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  • NetBSD 6.1.2 released: The second security/bug-fix release for NetBSD 6.1 is now available with one security fix and fixes for KVM shutdown, USB device enumeration, networking with npf, udf file systems and pthreads. There’s also updated timezone data, a corrected regression for some X apps and a fix for some Emacs 24 crashes.
  • A Lua JVM?: An intriguing experiment has appeared in the form of luje, a “toy” Java virtual machine written in Lua. It on-the-fly compiles the Java byte code into Lua scripts and then runs them with LuaJIT. “Right now it excels at anything which involves tight loops and float or doubles in local variables” say the developer, David Given, noting it can beat the Hotspot/JIT in those cases, but it does badly with longs and many other things. The code is a 0.1 release, is fragile and incompletly implemented, but if interesting JIT tricks are your thing, this is one to look at.
  • Crunch time for Meego/Symbian: It looks like the end for Nokia’s support of Meego and Symbian support of devices through the company’s store is coming with the blocking of new app publication from 1 January 2014.
  • MariaDB’s heading to Debian: Colin Charles passes on the news that Debian’s MySQL package team have a plan for MariaDB 5.5, that it’s been uploaded to Debian unstable and should appear in unstable in due course.

Ubuntu 13.10 Betas, Rust 0.8 and Android drive-bys? – Snippets

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  • Ubuntu 13.10’s only beta: The “Final Beta” for 13.10’s awfully codenamed “Saucy Salamander” has been announced so those wanting to give it a try before the 17 October final release, this is your chance. There’s an Ubuntu for phones image in among the images for the first time too. The release notes have details on how to upgrade and install. With only a 9 month supported lifespan from its release, you may want to consider waiting for next April’s 14.04LTS release.
  • Rust 0.8: Mozilla’s Rust language moves another step forward with September’s 0.8 release. Lots of details in the release notes; they’ve switched to Iterator based for loops, there’s a new (faster, more i18ny)way to format strings, changes in the FFI so there can be first-class foreign function pointers and importantly, the rewritten runtime and new experimental IO system.
  • Android drive-bys?: Interesting vulnerability in Android described by MWR Infosecurity where embedded ads in apps use WebView and how it would be possible to intercept the code going to these ad windows as its doen in the clear. And because WebView offers JavaScript functionality and because there is is JavaScript bridge, it is possible to execute arbitrary Java code. MWR worries about ad networks and Ad SDKs exposing a vector for infection and shows how they got all the way down to running system commands on the phone. There are a lot of dependencies, and it’ll take a Wifi man-in-the-middle attack to easily inject attack code – the Kismet wireless blog has a look at that problem.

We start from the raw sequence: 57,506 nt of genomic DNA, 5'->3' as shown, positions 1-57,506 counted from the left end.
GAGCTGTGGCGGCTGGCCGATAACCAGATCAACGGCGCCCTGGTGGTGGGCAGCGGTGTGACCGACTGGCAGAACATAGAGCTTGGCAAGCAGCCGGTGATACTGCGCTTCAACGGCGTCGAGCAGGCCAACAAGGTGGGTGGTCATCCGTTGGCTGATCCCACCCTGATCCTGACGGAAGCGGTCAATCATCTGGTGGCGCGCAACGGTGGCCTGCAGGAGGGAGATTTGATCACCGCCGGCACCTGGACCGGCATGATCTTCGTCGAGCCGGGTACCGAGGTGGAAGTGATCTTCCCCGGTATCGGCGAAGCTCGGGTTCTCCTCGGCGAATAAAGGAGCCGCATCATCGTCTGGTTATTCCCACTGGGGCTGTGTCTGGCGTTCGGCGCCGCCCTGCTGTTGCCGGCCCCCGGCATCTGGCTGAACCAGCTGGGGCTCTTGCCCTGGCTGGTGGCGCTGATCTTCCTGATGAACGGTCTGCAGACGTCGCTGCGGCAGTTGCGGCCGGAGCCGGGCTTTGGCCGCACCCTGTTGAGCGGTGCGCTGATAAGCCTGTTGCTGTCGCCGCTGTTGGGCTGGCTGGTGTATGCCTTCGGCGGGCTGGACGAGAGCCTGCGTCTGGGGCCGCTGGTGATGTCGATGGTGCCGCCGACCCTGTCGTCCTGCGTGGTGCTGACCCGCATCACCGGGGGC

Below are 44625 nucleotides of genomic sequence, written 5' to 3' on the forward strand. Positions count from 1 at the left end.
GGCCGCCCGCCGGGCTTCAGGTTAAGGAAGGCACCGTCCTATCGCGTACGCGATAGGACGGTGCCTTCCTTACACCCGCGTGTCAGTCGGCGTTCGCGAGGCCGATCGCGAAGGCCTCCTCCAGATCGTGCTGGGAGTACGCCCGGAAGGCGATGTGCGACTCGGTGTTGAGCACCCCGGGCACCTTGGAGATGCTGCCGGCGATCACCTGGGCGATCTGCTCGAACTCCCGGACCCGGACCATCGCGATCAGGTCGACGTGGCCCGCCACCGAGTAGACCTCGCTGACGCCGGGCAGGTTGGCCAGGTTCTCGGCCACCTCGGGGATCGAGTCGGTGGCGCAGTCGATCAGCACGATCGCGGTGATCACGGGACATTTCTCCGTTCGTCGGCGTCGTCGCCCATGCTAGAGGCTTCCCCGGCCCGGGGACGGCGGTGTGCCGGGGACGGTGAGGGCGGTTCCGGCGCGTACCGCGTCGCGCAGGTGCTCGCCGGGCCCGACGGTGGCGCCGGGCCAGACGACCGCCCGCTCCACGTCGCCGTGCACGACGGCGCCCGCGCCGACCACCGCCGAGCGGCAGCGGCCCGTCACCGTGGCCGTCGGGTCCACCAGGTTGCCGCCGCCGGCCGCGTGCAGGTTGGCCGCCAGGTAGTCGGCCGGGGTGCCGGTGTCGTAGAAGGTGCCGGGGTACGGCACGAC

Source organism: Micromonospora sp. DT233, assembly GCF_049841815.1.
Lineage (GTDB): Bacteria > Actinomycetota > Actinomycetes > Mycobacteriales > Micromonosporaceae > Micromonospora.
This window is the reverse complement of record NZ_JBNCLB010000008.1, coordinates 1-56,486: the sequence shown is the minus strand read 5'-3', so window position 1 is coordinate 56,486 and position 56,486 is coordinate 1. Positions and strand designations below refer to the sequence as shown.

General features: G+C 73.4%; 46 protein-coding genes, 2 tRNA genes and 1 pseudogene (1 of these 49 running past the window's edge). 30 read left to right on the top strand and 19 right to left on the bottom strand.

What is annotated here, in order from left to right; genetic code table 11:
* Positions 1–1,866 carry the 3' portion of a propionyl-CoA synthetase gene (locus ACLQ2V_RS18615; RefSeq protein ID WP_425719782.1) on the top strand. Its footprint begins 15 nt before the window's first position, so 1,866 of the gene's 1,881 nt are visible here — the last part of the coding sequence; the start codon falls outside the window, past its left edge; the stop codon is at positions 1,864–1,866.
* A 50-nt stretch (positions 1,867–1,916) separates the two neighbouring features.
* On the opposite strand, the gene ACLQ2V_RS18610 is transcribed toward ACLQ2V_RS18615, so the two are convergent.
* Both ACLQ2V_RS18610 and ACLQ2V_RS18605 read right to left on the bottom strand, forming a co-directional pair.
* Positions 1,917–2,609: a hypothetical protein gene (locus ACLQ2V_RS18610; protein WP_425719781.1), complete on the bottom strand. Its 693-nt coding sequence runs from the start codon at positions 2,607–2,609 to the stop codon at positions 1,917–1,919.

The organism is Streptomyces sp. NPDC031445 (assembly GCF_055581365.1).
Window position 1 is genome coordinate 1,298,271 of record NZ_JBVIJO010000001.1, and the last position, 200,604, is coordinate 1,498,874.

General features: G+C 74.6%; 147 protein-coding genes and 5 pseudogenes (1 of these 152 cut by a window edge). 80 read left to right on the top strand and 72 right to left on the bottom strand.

Go 1.2’s Coming, iOS7’s Multipath, RSA’s Aaargh and Tails’ Updates – Snippets

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  • Go 1.2’s coming: The first release candidate for Go 1.2 has been released. Lots of changes though the developers say its “a smaller delta from 1.0 to 1.1”. Read up on whats coming in the Go 1.2 Release notes and look out especially for the changes in the use of nil. If you want to test it, downloads are at the project’s Google Code page.
  • iOS7’s Multipath: There’s a difference between having code that works and having code in production and according to NetworkWorld Apple just made that jump with iOS7 and Multipath TCP. MPTCP lets multiple interfaces, such as Ethernet, WiFi and 3G, and different paths work together to get to a connection to a destination. Apple are using MPTCP to talk to their backend services and it’ll be interesting to see how this works out in the field.
  • RSA’s Aaargh: The RSA have reacted to the NIST pulling Dual EC DRBG, the cryptographic algorithm that has been historically dubious and believed to have been compromised by the NSA at specification stage, in for review by issuing an advisory. The advisory’s bad news covers “all versions of RSA BSAFE Toolkits, including all versions of Crypto-C ME, Micro Edition Suite, Crypto-J, Cert-J, SSL-J, Crypto-C, Cert-C, SSL-C”. The really bad news? “The currently released and supported versions of the BSAFE libraries (including Crypto-J 6.1.x and Crypto-C ME 4.0.x) and of the RSA DPM clients and servers use Dual EC DRBG as the default PRNG”. Yes, as a default. Background in this Ars Technica article where one of the comments has the full text of the advisory. If you use RSA crypto, start your audit now.

Feedly API, RenderScript for all, JavaScript database, Node.js openness – Snippets

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  • Feedly API opens: Feedly, one of the web-based RSS aggregator replacements that stepped in when Google dropped the Reader ball, has announced its opening up its feedly Cloud API to all. And its quite an extensive API with realtime hubs, read-tracking, personalisation graphs and more. An existing app ecosystem may be about to get a lot bigger and diverse.
  • RenderScript for all: Google has been adding feature to Android’s RenderScript computation framework over the recent releases and says it has been being asked for those features to be evenly available in older versions of Android. Now, a new RenderScript Support Library and updated SDK is available that makes that possible. If you wonder what RenderScript is used for, one example is the Google+ Android app where it helps power the photo editor with C99 based computational effects. The idea with RenderScript is its quicker and cleaner to use than going the full NDK for performance.
  • JavaScript indexed: Looking for a particular JavaScript library or wanting to browse through whats available? Check out JSDB.IO, which indexes, rates and links to nearly 500 JavaScript libraries. A nice idea, cleanly executed.
  • Node.js openness: In a guest post in VentureBeat, Ben Wen, VP of product at Joyent, home of Node.js, goes on the record talking about how Joyent and Node.js interact and how they are avoiding the anti-patterns that many open source projects with corporate backers fall into. It’s also a plug for SmartOS the open source OS they have been developing.